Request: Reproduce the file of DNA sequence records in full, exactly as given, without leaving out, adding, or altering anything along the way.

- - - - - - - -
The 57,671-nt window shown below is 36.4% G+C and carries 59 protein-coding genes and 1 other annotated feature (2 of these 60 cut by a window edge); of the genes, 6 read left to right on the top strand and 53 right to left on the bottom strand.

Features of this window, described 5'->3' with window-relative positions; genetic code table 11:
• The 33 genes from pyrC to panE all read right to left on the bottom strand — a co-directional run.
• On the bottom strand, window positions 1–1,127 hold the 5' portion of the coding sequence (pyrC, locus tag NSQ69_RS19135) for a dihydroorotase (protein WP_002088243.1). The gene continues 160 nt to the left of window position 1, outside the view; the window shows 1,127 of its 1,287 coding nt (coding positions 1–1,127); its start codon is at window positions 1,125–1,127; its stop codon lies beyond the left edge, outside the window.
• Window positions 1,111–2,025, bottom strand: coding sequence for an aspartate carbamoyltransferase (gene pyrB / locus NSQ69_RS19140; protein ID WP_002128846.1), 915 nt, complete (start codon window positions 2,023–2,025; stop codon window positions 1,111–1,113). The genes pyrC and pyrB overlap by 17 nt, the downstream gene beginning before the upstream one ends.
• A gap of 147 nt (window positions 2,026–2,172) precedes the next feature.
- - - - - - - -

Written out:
The 57,671-nt window shown below is 36.4% G+C and carries 59 protein-coding genes and 1 other annotated feature (2 of these 60 cut by a window edge); of the genes, 6 read left to right on the top strand and 53 right to left on the bottom strand.

Features of this window, described 5'->3' with window-relative positions; genetic code table 11:
• The 33 genes from pyrC to panE all read right to left on the bottom strand — a co-directional run.
• On the bottom strand, window positions 1–1,127 hold the 5' portion of the coding sequence (pyrC, locus tag NSQ69_RS19135) for a dihydroorotase (protein WP_002088243.1). The gene continues 160 nt to the left of window position 1, outside the view; the window shows 1,127 of its 1,287 coding nt (coding positions 1–1,127); its start codon is at window positions 1,125–1,127; its stop codon lies beyond the left edge, outside the window.
• Window positions 1,111–2,025, bottom strand: coding sequence for an aspartate carbamoyltransferase (gene pyrB / locus NSQ69_RS19140; protein ID WP_002128846.1), 915 nt, complete (start codon window positions 2,023–2,025; stop codon window positions 1,111–1,113). The genes pyrC and pyrB overlap by 17 nt, the downstream gene beginning before the upstream one ends.
• A gap of 147 nt (window positions 2,026–2,172) precedes the next feature.